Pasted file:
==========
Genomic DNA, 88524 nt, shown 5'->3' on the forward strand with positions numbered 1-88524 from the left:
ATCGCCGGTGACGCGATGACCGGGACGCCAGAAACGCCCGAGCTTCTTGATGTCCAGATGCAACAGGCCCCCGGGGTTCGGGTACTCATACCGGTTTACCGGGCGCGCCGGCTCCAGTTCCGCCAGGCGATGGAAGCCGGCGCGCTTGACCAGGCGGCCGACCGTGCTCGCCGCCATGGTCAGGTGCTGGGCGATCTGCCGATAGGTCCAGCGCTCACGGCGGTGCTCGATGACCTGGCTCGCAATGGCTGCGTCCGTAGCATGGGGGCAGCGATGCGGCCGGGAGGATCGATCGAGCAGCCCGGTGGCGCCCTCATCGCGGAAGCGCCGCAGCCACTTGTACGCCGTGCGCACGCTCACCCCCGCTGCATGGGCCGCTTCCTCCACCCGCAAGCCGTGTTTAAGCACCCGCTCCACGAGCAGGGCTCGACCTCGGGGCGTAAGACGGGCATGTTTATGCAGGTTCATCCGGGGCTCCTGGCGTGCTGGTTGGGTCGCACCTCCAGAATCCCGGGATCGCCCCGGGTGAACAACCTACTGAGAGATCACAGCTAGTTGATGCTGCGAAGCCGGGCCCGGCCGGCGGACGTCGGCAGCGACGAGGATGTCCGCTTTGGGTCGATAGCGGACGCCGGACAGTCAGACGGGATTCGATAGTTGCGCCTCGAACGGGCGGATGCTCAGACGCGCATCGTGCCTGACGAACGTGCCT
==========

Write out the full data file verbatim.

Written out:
Genomic DNA, 88524 nt, shown 5'->3' on the forward strand with positions numbered 1-88524 from the left:
ATCGCCGGTGACGCGATGACCGGGACGCCAGAAACGCCCGAGCTTCTTGATGTCCAGATGCAACAGGCCCCCGGGGTTCGGGTACTCATACCGGTTTACCGGGCGCGCCGGCTCCAGTTCCGCCAGGCGATGGAAGCCGGCGCGCTTGACCAGGCGGCCGACCGTGCTCGCCGCCATGGTCAGGTGCTGGGCGATCTGCCGATAGGTCCAGCGCTCACGGCGGTGCTCGATGACCTGGCTCGCAATGGCTGCGTCCGTAGCATGGGGGCAGCGATGCGGCCGGGAGGATCGATCGAGCAGCCCGGTGGCGCCCTCATCGCGGAAGCGCCGCAGCCACTTGTACGCCGTGCGCACGCTCACCCCCGCTGCATGGGCCGCTTCCTCCACCCGCAAGCCGTGTTTAAGCACCCGCTCCACGAGCAGGGCTCGACCTCGGGGCGTAAGACGGGCATGTTTATGCAGGTTCATCCGGGGCTCCTGGCGTGCTGGTTGGGTCGCACCTCCAGAATCCCGGGATCGCCCCGGGTGAACAACCTACTGAGAGATCACAGCTAGTTGATGCTGCGAAGCCGGGCCCGGCCGGCGGACGTCGGCAGCGACGAGGATGTCCGCTTTGGGTCGATAGCGGACGCCGGACAGTCAGACGGGATTCGATAGTTGCGCCTCGAACGGGCGGATGCTCAGACGCGCATCGTGCCTGACGAACGTGCCT